If you prescribe prism on a fairly regular basis, chances are one of your patients will raise the complaint about seeing double. That wouldn’t be surprising if it had something to do with fragile fusion, but would surprise you if the complaint occurred even when looking though one eye. It is the law of averages that this will occur, typically with observant patients (no pun intended) having prism in their prescription for the first time. You’ll be more likely to encounter it with patients who have a low Rx, and making the observation specifically when looking at a discrete light source such as a light fixture, street lamp, car headlight, or LED digital clock or timer.
Puzzled the first time I heard this, I thought I’d share the observation. A property of prism is that it displaces light, and the greater the power of the prism the more the second image will be perceived to shift from its original source. Fortunately this is something to which the patient usually adapts, and a little bit of reassurance that this is normal goes a long way. Here is the visual evidence. The first image is the reflection of a trans-illuminator light in a 0.25 prism diopter lens held base up, and there is only a single light source seen.
It takes a 0.50^ lens before the second image is barely perceptible, and when the power reaches 1^ it is definitely noticeable, as seen here with the base up orientation creating the second image below the first.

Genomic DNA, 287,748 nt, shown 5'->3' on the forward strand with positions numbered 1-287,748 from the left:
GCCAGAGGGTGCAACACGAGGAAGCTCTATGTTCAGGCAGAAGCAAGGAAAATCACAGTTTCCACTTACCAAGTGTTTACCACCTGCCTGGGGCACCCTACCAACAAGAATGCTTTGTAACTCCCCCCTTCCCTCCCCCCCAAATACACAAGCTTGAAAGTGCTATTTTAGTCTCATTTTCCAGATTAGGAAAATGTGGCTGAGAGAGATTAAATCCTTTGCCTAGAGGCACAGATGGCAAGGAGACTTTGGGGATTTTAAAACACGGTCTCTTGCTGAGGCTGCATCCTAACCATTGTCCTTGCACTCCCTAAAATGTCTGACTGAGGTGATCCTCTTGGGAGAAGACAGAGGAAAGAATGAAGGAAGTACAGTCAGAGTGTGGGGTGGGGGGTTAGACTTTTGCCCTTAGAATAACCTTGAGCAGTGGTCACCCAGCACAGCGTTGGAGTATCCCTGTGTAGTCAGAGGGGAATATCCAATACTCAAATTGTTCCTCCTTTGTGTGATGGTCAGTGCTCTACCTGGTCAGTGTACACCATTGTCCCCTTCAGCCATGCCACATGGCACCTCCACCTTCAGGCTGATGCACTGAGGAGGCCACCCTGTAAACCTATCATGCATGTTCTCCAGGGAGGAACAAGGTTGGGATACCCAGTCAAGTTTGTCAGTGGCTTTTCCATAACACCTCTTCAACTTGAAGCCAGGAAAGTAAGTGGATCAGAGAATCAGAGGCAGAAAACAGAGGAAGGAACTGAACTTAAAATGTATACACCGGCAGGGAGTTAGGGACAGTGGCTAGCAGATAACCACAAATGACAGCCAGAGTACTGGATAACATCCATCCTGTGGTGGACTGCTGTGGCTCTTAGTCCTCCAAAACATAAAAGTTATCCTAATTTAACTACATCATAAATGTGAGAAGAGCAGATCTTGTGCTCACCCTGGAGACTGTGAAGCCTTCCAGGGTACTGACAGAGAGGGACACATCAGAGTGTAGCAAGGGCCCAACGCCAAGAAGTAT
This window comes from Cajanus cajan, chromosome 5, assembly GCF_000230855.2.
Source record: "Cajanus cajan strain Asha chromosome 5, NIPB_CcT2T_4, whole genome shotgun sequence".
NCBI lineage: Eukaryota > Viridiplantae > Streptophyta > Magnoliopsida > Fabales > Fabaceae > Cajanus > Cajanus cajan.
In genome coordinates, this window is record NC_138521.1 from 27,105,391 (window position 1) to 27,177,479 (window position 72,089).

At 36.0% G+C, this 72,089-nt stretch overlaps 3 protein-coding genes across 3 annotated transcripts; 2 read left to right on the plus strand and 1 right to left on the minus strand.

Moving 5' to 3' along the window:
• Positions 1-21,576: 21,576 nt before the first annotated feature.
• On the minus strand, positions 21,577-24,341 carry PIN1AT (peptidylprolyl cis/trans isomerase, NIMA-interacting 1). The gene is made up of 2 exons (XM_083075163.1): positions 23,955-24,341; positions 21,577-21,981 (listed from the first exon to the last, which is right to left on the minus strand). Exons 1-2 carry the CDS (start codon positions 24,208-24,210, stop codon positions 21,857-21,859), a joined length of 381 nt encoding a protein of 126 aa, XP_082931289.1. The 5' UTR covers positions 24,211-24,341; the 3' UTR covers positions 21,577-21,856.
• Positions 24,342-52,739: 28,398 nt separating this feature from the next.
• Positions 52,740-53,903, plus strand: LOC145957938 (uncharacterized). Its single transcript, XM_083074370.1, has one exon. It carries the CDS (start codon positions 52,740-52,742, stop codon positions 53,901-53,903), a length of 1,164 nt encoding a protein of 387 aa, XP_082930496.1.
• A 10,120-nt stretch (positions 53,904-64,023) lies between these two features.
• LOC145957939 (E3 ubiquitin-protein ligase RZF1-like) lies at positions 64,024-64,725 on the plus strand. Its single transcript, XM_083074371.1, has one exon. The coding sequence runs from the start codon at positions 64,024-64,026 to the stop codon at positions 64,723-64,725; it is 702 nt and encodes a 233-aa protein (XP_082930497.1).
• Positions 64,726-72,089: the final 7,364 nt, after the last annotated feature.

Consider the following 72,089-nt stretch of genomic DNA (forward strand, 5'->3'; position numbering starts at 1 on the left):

Increase the power power up to 3^, and the double image of the light source is blatant.
Patients who periodically receive increases in Rx lens power, particularly minus lenses, are accustomed to adapting to the subtle changes that occur which include monocular prismatic effects. They are unlikely to notice the type of point spread of light induced by a relatively small amount of prism ground into their Rx. They’ve already experienced the phenomenon subconsciously since optically speaking, any ophthalmic lens can be considered as a series of prisms arranged base-to-base or apex-to-apex.
This is one reason, among many, why it is prudent to make relatively small changes from the habitual Rx for patients who are visually sensitive. In the case of prism added to low power Rxs, it is another good argument for keeping the prism power as low as possible. Remember: Prescribe the least amount of prism to gain the maximum therapeutic benefit.